When getting a top bar hive ready for winter, you need to know how much honey there is...and measureing these frames is different than measuring rectangular frames.
One way to overwinter a top bar hive in a northern climate is to provide good ventilation and some insulation. Enough food is needed, and good protection from the wind is too. We'll see how it works.
Where we go to reflect on life and relax.
Washington, D.C., Nevada and New Mexico see the most LEED-certified green building per capita in 2010.
In the wake of a study that shows access to public transportation is crucial to lowering carbon footprint, the Smarter Cities Project names the top regions for smart transit.
My husband Alan’s first gift to me was Helen and Scott Nearing’s Living the Good Life. The books we turn to regularly have changed, although some we go back to again and again, year after year. A list of our top 10 favorite books follows.
Urban food forests and public gardens provide communities with an edible landscape for everyone to share. These public fruit forests are the new trend in urban agriculture and play an important role as sustainable local food systems in their communities.
Ordering bees in January doesn't seem to make sense, until you understand that April is the cruelest month. Plus, if you order bees in January, and then you don't need them - that's just a reason to celebrate! Order early!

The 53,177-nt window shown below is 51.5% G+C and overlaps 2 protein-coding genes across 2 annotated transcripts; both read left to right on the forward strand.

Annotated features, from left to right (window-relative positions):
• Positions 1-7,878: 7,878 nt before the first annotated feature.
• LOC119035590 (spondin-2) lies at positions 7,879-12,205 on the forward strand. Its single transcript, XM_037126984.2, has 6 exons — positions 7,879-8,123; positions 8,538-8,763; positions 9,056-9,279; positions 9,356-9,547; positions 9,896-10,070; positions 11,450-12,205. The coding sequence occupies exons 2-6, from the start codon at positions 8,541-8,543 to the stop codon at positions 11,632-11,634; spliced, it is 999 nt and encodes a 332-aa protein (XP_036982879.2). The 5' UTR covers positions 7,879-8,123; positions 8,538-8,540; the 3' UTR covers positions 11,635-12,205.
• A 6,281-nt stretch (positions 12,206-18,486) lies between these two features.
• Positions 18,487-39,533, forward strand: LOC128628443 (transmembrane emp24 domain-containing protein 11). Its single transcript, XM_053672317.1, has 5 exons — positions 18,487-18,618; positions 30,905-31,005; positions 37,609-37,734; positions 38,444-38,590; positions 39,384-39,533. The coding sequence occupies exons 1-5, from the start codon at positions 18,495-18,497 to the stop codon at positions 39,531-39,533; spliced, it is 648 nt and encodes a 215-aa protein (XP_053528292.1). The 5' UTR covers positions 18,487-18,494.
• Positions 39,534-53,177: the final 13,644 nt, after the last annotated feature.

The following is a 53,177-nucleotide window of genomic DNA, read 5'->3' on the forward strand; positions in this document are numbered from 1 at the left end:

When autumn brings a glut of orchard fruits, capture the goodness as juice by cooking extraction or cold pressing. Juices can be used alone or mixed to produce sweet or hard ciders, wines, syrups, and more.
This post is about winterizing a colony of bees naturaly, using ideas and tips that we at BeeLanding have learned from nature.
This blog post started life as an article in The Natural Farmer,published by the Northeast Organic Farming Association (NOFA). It could be said to herald the birth of that entity we have come to call The Cynical Optimist.
A quick essay regarding the "size" question of a top bar hive, from the bee's point of view - where it's all about the "volume"!
It helps us feel better to know "why" things happen, but we don't always get to know that answer...
By the 4th of July, there's a palpable shift in the feel of the beekeeping season. New beekeepers wish for more guidance, and may even be wondering why they started this project! Here's a little reassurance that you are not alone in your endeavor.
This Meatless Monday, whip up a batch of Julia Butterfly Hill's Top Anything Sauce, made with peanut or almond butter, and make a meal out of fresh veggies and quinoa.